Many people have defined "home" in their own way. "Home is where the heart is." "Home is where you hang your hat." To me, nothing has ever resonated more strongly than that famous quote by Robert Frost: "Home is the place where, when you have to go there, they have to take you in." I'm fond of where I grew up, where my relatives are and my earliest memories reside, but more than anything this is what keeps me pinned: the knowledge that if our house of cards gets blown to the seven winds, this is where we'll bolt to, and they'll not only let us through immigration, they'll give us healthcare, education and a basic pension - as applicable. This is why I don't begrudge paying taxes to a nation I don't currently reside in. In the meantime, my heart and my hat will come wandering with me.

We went to a Mid-Autumn Festival celebration recently, and in the expectant silence between one of the magician's tricks and the next, The Young Master asked (in a voice loud enough to carry throughout the entire hall), "Mum, why did he make a flower come out of the cup?" The audience laughed, so the magician called him to the stage.

He asked The Young Master his name, how old he was, and where he came from. "Brisbane," said Master to the last.

"And can you spell Brisbane?" asked the magician.

The Young Master considered this question deeply, his lips moving in silence as he sounded the word out from beginning to end. The audience waited in quiet anticipation of the response of our boy-genius. Finally, he leaned in towards the microphone and said, with clarity and confidence, "No."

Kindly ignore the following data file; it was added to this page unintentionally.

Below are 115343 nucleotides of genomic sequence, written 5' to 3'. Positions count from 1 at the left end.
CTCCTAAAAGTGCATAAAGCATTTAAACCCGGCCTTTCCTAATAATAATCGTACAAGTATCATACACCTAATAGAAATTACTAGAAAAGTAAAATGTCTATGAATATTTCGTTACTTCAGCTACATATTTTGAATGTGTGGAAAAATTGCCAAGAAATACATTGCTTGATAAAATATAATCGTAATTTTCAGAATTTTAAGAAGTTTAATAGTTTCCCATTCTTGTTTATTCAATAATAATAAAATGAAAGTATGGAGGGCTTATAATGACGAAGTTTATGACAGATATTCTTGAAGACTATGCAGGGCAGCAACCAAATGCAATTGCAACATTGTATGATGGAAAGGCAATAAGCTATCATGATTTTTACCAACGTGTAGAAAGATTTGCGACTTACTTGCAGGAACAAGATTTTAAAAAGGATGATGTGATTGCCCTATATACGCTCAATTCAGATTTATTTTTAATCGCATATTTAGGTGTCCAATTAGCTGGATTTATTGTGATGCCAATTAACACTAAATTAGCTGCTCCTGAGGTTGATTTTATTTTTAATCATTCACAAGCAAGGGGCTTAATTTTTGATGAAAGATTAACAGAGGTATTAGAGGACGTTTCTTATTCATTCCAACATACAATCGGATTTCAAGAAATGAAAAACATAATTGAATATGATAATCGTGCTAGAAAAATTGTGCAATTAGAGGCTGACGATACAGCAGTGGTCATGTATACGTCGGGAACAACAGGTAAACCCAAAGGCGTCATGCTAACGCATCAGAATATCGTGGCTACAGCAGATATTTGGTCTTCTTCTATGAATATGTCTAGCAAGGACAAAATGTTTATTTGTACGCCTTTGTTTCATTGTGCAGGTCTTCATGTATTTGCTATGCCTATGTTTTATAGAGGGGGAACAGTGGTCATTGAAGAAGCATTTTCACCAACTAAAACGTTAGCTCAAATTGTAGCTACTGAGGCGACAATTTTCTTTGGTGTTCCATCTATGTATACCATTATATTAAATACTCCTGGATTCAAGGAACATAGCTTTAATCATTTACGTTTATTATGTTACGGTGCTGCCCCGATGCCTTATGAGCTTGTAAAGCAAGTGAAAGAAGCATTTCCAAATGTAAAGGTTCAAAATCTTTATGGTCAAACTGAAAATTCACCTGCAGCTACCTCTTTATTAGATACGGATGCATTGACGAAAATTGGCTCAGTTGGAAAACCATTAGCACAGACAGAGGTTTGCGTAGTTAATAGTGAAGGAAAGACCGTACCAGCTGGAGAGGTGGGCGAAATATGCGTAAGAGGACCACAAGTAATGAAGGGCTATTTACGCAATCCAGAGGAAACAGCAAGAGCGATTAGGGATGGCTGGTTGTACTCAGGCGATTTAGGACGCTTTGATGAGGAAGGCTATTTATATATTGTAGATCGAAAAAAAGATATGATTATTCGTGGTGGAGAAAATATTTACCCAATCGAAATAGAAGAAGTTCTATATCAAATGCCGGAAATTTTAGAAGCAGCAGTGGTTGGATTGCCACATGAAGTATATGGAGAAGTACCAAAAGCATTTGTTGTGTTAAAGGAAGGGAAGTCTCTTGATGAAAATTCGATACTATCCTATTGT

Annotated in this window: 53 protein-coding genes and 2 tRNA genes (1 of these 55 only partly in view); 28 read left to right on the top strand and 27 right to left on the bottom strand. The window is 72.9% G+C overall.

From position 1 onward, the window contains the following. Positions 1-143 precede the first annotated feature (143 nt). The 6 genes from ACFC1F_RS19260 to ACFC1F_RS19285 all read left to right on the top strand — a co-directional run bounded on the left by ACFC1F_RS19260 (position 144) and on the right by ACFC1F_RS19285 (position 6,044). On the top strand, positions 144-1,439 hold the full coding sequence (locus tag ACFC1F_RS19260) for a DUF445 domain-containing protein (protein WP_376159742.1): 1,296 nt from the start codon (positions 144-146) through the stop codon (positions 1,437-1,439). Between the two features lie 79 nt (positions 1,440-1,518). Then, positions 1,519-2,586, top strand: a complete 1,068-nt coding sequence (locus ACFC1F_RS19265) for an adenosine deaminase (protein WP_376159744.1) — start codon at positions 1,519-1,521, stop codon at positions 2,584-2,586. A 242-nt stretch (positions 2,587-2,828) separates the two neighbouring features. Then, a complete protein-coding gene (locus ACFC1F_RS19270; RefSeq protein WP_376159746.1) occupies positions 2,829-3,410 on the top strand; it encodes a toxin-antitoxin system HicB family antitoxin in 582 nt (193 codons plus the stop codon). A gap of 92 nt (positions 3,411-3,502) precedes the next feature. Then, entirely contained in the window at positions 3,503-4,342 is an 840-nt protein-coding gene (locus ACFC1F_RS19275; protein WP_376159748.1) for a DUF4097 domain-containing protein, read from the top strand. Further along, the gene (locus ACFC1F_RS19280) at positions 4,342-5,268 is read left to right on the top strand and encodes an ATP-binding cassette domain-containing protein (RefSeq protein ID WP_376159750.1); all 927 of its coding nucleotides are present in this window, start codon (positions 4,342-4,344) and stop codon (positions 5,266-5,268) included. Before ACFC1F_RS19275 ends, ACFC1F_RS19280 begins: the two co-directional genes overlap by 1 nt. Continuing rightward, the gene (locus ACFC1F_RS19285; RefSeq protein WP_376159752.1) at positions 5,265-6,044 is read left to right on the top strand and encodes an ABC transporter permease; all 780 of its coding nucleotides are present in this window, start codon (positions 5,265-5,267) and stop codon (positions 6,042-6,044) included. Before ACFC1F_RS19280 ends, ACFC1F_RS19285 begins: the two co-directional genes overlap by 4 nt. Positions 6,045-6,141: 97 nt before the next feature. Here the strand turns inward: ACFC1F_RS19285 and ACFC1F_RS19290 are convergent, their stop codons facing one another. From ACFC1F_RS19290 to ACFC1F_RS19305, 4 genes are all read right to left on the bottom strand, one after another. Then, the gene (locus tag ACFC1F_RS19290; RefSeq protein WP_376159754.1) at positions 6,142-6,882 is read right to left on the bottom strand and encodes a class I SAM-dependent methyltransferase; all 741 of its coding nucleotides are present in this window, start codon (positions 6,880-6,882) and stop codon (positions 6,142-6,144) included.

Later, The Young Master's fans crowded around. "How old was he when you moved to Singapore?" one of them asked - and I had to explain that he was actually born in Singapore, and had lived most of his life here. "Oh!" she said with a chuckle, "so he's not really from Brisbane at all!" I guess not. But Brisbane (and not Singapore) is the place where, when he has to go there, they have to take him in, and in this sense it is still very much his home.

As to where he comes from - the answer is still in the making.

How do you define "home"? Is it where you came from? Are you living there now?

It's no coincidence I started blogging about this as Master turns four. Previously he was too young to put forward his opinions on much, but nowadays he provides them in great detail whether we like it or not. Melissa asked some great questions on the last post about what happens when the kids don't want to live where the parents do. We often hear certain places being touted as great for specific agegroups. This place is ideal for young families. Another is great for retirees. A third is exciting (yet affordable) for teens and twenty-somethings, and so on and so forth. In some ways we are unique like snowflakes, and in other ways we are products of our generation or the biology and influences inherent to our current stage of life.

What happens when the kids want to live in one place, and the adults another? When I was a child I begged my parents to find a job in an exciting foreign location. I guess it wasn't as easy in those days, but my mother maintained that it would have been possible, except they thought it was "best for us kids" to stay put. No matter how many times I assured her we truly wanted to spend a year or more living in Birmingham or Dallas or Wellington like friend X, Y or Z, they utterly failed to pack us up and move us anywhere. Until I was sixteen. Then they packed us up and moved us to the next suburb, but nobody even had to change schools.